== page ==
When figures from your imaginal world show up years later in spaces you have just begun exploring, you realize how mundus imaginalis functions. A beating heart that always links you with the cosmos, revealing something about your own arc of participation.
A while ago, when I was researching stories within my Motherline, I came across the mention of a witch called Tusheeta said to inhabit the Sulaiman mountains. Tusheeta drew me into an investigation of what life for a woman—a witch (yogini)—might have been like on these mountains near where my Nani (grandmother) probably lived. Tusheeta appeared, drew me on this exploration in the form of a long poem, and, as mysteriously as she had appeared, disappeared from the internets.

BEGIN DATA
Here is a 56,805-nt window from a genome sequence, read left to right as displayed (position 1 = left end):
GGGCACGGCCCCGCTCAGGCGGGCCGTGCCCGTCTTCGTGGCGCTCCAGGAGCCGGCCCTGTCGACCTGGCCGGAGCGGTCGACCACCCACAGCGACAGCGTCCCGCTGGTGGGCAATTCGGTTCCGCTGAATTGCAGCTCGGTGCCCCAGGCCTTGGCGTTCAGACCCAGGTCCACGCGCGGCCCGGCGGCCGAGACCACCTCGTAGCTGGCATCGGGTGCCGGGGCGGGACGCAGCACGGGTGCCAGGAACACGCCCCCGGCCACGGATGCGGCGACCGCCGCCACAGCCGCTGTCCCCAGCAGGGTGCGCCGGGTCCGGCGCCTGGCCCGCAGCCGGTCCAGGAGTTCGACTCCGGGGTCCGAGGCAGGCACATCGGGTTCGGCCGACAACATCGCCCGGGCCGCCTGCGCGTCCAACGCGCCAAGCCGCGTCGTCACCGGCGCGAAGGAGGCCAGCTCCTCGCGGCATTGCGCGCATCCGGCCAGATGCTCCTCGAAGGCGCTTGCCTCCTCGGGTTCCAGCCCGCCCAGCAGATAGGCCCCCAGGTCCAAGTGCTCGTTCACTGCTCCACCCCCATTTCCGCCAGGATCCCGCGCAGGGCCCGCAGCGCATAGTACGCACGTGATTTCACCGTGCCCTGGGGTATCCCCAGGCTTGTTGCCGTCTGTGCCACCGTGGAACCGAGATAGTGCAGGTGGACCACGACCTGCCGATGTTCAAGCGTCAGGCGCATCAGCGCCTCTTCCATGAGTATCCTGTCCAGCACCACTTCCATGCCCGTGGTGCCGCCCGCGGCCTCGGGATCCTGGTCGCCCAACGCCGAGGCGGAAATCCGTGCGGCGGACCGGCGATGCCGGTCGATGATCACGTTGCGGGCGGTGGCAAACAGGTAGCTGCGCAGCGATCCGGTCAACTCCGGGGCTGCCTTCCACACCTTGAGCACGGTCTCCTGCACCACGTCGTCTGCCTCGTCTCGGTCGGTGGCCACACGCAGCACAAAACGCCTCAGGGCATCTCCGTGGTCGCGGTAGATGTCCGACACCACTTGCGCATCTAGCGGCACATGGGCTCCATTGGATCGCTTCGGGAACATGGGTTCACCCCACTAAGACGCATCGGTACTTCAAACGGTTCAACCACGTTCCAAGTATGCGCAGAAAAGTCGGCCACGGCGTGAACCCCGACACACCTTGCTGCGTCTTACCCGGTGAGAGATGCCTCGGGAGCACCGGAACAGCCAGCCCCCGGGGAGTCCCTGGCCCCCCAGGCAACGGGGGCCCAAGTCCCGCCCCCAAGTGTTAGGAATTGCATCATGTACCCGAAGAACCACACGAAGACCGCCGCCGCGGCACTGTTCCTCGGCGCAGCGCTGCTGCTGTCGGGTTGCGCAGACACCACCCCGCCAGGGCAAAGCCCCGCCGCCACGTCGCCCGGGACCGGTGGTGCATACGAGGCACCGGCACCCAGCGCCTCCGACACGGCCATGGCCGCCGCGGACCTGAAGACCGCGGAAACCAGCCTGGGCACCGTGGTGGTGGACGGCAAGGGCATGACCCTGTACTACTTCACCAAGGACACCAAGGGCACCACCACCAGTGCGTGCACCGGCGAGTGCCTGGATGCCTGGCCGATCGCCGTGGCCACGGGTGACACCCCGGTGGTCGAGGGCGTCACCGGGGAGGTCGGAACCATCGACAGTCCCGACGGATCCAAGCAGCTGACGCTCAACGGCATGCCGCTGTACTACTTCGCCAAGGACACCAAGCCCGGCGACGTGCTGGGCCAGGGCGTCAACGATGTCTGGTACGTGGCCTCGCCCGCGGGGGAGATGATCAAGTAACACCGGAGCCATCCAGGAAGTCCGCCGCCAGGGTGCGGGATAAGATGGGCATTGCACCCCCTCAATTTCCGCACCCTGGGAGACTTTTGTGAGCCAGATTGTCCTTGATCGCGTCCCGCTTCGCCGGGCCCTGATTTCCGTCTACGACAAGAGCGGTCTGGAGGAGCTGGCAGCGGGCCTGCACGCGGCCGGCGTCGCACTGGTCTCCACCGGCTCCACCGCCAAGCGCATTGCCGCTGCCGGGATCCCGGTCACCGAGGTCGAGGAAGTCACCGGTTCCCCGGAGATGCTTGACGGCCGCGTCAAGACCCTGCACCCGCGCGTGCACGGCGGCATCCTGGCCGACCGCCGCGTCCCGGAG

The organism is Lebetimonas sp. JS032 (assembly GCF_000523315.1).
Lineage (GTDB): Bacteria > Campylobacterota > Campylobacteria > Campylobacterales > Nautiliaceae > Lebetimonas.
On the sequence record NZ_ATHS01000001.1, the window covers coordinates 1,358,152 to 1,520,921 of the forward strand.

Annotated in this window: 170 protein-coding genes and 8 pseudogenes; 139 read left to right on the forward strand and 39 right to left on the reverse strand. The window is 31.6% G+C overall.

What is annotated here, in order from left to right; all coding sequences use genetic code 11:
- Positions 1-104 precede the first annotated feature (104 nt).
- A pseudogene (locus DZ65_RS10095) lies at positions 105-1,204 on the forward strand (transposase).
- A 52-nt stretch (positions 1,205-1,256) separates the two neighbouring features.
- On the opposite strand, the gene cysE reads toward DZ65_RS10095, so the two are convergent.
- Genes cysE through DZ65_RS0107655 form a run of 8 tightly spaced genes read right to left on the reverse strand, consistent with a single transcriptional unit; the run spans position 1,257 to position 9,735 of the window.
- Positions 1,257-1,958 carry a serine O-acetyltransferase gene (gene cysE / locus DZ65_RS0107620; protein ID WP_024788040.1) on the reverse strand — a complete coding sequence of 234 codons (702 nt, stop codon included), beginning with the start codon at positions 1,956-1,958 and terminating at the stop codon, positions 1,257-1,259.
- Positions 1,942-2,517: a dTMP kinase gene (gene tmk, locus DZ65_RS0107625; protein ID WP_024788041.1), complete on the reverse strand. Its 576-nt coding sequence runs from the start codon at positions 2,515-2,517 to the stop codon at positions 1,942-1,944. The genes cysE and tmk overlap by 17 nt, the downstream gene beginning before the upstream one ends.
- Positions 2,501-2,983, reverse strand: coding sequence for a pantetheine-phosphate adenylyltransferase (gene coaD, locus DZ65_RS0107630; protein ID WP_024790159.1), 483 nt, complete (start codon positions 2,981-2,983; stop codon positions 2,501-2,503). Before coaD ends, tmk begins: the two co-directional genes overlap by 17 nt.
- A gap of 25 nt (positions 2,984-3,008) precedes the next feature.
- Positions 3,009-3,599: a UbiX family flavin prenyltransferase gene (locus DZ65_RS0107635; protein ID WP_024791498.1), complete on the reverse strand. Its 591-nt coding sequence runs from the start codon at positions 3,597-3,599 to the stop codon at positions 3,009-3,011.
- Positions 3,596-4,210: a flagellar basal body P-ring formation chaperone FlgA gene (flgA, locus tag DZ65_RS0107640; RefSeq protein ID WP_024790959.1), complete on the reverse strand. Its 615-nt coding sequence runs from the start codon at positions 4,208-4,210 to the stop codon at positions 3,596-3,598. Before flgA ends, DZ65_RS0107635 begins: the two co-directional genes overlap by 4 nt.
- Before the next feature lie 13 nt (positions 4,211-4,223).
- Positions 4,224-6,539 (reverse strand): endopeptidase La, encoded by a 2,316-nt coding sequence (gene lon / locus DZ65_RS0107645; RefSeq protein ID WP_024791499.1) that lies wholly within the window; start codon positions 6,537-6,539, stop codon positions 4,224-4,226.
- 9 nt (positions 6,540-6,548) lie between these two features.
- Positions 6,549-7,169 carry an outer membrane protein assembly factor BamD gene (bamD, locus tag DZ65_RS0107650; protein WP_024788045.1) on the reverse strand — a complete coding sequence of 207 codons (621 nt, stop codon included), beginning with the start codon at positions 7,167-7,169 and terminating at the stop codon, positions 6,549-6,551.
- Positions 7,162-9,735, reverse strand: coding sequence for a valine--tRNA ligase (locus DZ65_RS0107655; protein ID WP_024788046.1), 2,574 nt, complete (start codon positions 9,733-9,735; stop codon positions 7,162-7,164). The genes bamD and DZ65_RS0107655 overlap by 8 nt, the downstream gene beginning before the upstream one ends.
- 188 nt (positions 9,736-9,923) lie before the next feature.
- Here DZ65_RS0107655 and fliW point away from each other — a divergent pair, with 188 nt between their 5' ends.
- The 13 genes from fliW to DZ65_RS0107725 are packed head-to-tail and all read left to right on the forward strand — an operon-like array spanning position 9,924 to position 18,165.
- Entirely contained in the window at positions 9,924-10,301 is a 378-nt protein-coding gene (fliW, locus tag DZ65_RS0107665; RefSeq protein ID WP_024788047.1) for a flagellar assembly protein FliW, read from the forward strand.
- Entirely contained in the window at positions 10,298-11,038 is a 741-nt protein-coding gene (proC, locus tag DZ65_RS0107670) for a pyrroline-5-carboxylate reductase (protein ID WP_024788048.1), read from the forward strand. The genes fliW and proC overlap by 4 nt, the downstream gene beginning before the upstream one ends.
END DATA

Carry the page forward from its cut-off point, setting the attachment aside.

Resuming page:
I had shared the first section of the poem that was coming through with Orion Foxwood, traditional witch, conjure-man, and faery seer. Orion confirmed that I had contacted a powerful presence. Writing the poem helped me "internalize" Tusheeta's messages. (The poem was first published in Wyrd & Wyse and is a part of my forthcoming collection, Bright Parallel.)
Then last week, imagine how amazed I was to come across a reference to "Tushita, the Joyful Pure Land, Lama Tsongkhapa’s and Maitreya Buddha’s pure land," while reading about Khadro-la, the state oracle of Tibet and said to be a dakini.
It is almost as though we are on a wilful trajectory set by our soul, which knows when it is ready to receive new information from still unfamiliar places in our spiritual topography. As I dwell on Tusheeta/Tushita, I wonder what this unfolding will bring forth.
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